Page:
Smoke Control by Pressurisation

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By: J.A. WILD, C.ENG; F.I.MECH.E. November 1998 (Third Edition)

© Copyright 2000 Fläkt Woods Limted England.






Chapter One

Smoke Control By Pressurisation - Basics


Chapter Two

Why Pressurisation?


Chapter Three

The Pressurisation System

9 - 16

Chapter Four

Air Requirements of a Pressurisation System

17- 20

Chapter Five

Fan Selections

21- 27

Chapter Six Appendix One

Fans for Pressurisation Systems References

28 - 29 30

ACKNOWLEDGEMENTS The author wishes to acknowledge the assistance he received from Mr Cyril Moss, KG Smoke Dispersals Ltd and Mr E Gorden Butcher of Fire Check Consultants with the preparation of this paper. 3


Fans for Pressurisation Systems

SUMMARY There are basically two main methods for controlling smoke in buildings to prevent it contaminating escape routes - by Ventilation and by Pressurisation. Fans for Fire Smoke Venting (Ref 1) examines the motivation behind the increased use of Powered Ventilators for the exhausting of hot smoke from fires and determines their requirements and specifications. This paper undertakes a similar task to determine the requirements and specification for FANS IN PRESSURISATION SYSTEMS, based on the requirements of BS5588 Part4:1998.



Smoke Control By Pressurisation - Basics
1.1 BASIC PRINCIPLES Fire induced forces create pressure differences across doors etc, which allow smoke to flow through any gaps present. By altering these pressure differences we can control the movement of smoke. The two BASIC PRINCIPLES of smoke control were defined by JH KLOTE (Ref 2) as:a) Airflow can control smoke movement if the average VELOCITY is of sufficient magnitude. b) A PRESSURE difference across a barrier can act to control smoke movement. Although the second of these principles can be taken as a special case of the first, when dealing with them as an engineering problem it is easier to take the two separately viz:Large Gaps- Open Door etc - VELOCITY a) Door Velocity Thomas’ correlation (Ref 3) estimates that a 2.4 MW fire will cause smoke to flow through a 0.9 metre wide opening at 3-4 m/ sec. BS5588 Part 4:1978 requires this for permanent openings. In practice a velocity of this magnitude is virtually impossible to achieve in the type of buildings using Pressurisation for Smoke Control, and some compromise is necessary. Doors are considered as only being opened intermittently and hence VELOCITIES can be reduced. Table 1 shows VELOCITIES between 0.75 m/sec and 2.0 m/sec. BS5588 Part 4:1978 specified up to 0.75 m/ sec during the Escape period. BS5588 Part 5:1991 - 2.0 m/sec for Fire Fighting. b) Number of Open Doors Variations in this parameter have the greatest effect on fan size. Again table 1 shows much variation from ONE EFFECTIVE DOOR OPEN specified by BS5588 Part 4 1978 to FOUR EFFECTIVE DOORS OPEN required by the CANADIAN STANDARD - N.B.C.C. 1990. However the combination of DOOR VELOCITY and DOORS OPEN likely to produce the greatest air supply requirement is that specified by BS5588 Part 5 1991 - 2.0 m/sec with TWO EFFECTIVE DOORS OPEN. 1.3 RECENT DEVELOPMENTS BS5588 Part 4 - 1978 was revised and reissued during April 1998 The revised Code Practice designated BS5588: Part 4: 1998, retains the 5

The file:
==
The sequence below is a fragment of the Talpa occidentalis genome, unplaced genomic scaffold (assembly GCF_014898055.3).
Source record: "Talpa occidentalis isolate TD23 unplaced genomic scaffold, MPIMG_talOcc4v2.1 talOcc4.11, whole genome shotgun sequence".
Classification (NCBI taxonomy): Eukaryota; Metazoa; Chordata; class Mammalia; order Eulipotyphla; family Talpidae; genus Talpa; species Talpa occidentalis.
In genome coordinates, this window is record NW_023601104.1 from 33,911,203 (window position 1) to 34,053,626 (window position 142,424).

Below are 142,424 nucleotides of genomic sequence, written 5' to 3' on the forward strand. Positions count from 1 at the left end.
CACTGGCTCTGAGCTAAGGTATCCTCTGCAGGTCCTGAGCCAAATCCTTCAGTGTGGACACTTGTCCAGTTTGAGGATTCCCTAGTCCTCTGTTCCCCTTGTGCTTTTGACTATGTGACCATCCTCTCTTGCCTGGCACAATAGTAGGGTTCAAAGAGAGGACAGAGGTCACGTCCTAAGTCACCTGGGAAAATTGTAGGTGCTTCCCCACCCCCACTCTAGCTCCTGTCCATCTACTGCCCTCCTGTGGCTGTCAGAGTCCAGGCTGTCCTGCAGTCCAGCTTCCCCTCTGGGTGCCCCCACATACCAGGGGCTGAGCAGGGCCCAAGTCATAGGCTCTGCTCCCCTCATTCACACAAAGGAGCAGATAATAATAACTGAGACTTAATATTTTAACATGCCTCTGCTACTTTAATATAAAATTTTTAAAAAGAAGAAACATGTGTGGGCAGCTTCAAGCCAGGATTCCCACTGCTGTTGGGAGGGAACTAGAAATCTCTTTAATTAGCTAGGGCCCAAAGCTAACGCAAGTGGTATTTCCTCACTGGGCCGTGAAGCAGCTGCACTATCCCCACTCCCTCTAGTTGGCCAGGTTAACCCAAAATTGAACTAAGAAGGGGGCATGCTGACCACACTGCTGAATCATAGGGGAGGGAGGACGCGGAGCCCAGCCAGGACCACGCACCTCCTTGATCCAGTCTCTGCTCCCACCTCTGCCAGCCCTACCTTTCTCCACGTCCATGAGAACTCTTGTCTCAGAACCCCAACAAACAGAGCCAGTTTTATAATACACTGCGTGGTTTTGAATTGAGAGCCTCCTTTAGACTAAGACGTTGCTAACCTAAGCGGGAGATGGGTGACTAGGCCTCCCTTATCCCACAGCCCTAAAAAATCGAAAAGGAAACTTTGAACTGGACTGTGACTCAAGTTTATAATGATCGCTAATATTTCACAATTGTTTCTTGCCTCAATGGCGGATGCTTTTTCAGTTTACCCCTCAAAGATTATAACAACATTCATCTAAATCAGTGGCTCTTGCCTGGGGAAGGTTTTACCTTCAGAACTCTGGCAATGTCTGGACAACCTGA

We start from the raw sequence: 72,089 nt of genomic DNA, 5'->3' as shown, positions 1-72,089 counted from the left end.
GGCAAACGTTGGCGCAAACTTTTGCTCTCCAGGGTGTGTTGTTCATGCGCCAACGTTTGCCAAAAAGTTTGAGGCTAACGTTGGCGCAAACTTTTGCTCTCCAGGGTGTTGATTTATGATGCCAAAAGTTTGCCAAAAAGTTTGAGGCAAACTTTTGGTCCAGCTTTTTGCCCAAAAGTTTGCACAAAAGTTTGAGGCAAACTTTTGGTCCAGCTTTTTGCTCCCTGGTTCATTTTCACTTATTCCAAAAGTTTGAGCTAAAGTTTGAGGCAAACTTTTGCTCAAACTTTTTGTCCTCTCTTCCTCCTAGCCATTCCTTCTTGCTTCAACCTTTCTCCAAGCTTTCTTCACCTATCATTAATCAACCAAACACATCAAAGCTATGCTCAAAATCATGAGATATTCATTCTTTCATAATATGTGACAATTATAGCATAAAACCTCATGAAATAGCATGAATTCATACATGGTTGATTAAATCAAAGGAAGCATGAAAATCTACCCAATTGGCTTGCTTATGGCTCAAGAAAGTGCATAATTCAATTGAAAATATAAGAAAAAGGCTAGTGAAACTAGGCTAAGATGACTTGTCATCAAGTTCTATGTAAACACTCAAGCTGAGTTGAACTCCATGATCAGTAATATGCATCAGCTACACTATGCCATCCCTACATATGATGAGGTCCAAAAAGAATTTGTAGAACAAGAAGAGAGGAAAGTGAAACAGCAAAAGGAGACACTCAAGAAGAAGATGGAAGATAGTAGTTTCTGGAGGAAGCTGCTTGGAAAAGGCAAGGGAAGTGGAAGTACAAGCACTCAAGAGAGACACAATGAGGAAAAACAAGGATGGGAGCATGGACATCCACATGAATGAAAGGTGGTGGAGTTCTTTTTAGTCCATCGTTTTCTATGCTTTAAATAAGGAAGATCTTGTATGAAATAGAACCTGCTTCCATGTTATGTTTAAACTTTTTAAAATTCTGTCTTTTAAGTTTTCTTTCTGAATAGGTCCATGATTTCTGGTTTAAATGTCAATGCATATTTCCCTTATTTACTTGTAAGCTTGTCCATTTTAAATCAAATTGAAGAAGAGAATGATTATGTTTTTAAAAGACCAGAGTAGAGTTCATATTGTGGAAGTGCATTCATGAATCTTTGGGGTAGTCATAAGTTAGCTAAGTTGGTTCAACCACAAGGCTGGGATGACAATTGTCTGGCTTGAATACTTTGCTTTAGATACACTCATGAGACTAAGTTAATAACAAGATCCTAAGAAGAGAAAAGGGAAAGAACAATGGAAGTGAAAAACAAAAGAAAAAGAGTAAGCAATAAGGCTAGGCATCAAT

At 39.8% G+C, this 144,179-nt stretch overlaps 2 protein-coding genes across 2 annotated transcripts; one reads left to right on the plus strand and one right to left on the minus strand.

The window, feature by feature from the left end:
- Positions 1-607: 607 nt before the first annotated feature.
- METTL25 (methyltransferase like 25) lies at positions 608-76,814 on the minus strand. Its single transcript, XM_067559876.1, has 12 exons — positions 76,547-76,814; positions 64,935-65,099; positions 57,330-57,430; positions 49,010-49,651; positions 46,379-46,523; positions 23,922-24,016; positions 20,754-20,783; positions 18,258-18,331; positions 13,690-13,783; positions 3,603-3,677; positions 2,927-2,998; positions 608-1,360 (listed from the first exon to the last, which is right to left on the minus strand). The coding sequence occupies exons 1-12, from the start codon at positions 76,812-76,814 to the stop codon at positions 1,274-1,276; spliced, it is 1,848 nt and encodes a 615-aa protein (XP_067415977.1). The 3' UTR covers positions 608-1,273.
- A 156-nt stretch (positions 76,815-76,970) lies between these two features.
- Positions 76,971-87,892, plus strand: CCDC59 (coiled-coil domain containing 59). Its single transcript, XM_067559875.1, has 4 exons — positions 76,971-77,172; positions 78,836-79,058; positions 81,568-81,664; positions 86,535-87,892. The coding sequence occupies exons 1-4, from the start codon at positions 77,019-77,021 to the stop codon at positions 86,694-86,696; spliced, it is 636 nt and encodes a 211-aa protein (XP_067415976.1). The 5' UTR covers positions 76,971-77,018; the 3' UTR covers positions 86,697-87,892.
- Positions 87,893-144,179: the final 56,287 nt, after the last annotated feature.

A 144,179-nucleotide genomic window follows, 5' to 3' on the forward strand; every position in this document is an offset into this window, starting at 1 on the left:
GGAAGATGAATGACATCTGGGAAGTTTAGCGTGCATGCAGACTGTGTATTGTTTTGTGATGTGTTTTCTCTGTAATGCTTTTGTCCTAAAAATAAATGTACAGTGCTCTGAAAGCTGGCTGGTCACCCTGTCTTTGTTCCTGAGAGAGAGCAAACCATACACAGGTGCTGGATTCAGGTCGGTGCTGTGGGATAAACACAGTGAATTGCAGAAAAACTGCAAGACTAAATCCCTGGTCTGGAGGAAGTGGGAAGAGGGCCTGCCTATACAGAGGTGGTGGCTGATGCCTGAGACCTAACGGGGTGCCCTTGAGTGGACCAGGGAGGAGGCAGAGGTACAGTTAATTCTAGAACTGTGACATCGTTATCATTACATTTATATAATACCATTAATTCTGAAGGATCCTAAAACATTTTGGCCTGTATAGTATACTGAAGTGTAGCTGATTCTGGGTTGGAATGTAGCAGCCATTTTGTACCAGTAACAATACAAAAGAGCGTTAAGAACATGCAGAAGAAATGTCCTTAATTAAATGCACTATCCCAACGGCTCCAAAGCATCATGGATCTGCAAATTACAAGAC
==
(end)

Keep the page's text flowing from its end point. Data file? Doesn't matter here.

Small Gaps - Closed Door etc - PRESSURE These, then are the BASIC PRINCIPLES which control the design and ultimately the satisfactory functioning of a PRESSURISATION SYSTEM for SMOKE CONTROL. They formed the basis of the British Standard Codes of Practice - BS5588 Parts 4:1978 and 5:1991, and the same elements can be seen in many of the various national standards listed in TABLE 1. 1.2 SUPPLY AIR PARAMETERS The two parameters which have the greatest effect on the size of the supply fan are:a) The AIR VELOCITY...
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